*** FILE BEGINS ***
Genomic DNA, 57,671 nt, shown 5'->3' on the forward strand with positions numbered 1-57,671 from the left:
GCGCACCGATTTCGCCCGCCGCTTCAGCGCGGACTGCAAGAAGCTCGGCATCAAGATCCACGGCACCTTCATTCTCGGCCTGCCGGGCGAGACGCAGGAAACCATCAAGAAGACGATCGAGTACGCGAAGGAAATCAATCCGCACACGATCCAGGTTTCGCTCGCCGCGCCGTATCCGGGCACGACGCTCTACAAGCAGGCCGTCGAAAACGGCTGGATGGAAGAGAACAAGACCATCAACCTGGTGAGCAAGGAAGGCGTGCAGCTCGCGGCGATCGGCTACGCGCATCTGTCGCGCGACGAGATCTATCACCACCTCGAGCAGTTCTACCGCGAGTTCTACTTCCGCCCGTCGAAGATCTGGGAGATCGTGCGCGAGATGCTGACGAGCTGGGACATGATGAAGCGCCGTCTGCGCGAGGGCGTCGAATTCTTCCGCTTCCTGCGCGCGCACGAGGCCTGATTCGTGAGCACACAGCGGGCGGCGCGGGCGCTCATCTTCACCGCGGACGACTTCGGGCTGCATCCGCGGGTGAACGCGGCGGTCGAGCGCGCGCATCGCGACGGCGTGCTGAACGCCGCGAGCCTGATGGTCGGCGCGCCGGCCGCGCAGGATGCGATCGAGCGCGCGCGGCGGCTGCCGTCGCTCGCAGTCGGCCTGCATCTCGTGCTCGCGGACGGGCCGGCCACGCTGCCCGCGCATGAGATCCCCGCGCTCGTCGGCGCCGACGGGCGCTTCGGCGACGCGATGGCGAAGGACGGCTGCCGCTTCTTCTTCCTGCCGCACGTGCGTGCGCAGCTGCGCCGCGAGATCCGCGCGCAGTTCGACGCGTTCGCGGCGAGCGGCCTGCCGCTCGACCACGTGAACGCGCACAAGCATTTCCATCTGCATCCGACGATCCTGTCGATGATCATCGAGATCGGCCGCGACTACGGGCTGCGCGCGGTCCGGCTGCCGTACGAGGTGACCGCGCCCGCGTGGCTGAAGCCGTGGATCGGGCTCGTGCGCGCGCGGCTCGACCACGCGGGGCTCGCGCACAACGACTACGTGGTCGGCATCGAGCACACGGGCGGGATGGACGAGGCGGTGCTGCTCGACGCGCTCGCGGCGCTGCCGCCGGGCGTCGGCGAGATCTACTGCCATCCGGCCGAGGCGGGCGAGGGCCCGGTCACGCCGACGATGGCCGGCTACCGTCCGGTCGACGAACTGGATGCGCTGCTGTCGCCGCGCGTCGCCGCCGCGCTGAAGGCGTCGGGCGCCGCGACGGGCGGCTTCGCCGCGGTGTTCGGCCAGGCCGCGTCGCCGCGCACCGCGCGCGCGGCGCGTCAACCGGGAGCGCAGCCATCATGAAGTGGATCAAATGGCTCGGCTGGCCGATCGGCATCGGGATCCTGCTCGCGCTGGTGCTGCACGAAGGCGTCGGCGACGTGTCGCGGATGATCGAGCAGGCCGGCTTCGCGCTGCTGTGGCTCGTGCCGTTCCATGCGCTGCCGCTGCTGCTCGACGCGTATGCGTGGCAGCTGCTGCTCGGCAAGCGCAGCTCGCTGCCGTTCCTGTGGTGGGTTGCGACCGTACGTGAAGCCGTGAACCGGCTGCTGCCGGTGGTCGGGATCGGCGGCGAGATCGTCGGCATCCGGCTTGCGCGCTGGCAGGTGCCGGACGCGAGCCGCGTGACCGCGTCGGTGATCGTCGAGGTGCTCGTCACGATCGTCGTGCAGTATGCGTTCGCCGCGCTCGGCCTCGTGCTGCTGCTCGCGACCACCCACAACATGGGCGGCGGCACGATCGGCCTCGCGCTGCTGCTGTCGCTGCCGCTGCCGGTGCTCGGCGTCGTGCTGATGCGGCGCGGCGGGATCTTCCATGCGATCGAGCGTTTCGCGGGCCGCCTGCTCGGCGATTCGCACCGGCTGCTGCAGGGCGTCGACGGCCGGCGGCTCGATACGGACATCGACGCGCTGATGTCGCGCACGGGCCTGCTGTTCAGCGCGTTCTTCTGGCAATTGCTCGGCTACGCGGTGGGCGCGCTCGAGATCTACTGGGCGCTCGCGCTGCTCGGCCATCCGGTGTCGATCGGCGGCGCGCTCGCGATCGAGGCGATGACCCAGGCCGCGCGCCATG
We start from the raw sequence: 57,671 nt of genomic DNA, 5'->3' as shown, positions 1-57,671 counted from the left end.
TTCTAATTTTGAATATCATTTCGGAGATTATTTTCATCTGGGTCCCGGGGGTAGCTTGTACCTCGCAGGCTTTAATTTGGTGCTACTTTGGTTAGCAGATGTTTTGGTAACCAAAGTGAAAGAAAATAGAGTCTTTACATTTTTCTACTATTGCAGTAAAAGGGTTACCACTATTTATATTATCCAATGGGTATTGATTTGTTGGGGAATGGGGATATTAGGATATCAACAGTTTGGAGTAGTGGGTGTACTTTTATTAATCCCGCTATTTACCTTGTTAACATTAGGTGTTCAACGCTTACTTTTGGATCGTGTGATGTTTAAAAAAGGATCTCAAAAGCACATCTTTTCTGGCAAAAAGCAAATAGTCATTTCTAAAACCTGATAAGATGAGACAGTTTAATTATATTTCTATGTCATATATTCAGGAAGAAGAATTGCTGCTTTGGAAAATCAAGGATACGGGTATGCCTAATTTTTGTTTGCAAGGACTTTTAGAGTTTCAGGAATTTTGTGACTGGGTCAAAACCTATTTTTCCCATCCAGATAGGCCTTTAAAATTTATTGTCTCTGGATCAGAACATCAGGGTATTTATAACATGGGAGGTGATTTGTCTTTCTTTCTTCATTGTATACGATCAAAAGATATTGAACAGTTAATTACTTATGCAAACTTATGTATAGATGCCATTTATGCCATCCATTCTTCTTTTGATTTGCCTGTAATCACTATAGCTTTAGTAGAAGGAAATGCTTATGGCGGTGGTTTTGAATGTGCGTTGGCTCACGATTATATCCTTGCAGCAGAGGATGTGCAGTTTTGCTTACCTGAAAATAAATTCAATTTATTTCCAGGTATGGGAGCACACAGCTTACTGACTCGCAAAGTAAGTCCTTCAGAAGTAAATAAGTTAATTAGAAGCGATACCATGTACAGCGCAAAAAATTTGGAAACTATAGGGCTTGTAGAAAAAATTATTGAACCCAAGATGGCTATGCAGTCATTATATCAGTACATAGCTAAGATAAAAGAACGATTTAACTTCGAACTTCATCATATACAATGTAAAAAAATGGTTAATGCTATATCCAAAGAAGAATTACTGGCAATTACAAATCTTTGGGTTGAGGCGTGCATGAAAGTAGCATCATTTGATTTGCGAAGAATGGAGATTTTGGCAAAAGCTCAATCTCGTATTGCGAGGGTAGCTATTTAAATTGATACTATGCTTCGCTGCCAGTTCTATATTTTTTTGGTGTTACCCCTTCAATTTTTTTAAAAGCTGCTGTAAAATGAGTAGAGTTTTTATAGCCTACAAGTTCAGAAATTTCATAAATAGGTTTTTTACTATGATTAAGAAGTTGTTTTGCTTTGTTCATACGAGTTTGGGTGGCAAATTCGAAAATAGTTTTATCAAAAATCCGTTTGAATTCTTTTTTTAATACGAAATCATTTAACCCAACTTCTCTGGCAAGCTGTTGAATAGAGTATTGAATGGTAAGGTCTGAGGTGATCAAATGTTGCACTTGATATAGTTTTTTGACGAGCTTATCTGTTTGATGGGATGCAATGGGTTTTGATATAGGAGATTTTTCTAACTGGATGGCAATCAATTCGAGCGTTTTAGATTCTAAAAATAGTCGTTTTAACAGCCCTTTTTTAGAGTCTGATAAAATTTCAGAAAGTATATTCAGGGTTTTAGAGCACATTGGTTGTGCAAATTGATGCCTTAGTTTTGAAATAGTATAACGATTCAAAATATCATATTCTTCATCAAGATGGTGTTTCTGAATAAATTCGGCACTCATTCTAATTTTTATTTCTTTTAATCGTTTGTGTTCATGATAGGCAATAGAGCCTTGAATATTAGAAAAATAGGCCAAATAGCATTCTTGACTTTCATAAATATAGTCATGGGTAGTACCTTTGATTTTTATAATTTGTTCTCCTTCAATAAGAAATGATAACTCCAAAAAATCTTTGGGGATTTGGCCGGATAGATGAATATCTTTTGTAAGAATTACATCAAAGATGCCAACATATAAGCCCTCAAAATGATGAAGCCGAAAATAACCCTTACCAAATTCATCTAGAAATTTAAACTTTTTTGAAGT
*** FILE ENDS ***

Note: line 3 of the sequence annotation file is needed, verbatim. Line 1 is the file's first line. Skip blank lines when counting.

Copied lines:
We start from the raw sequence: 57,671 nt of genomic DNA, 5'->3' as shown, positions 1-57,671 counted from the left end.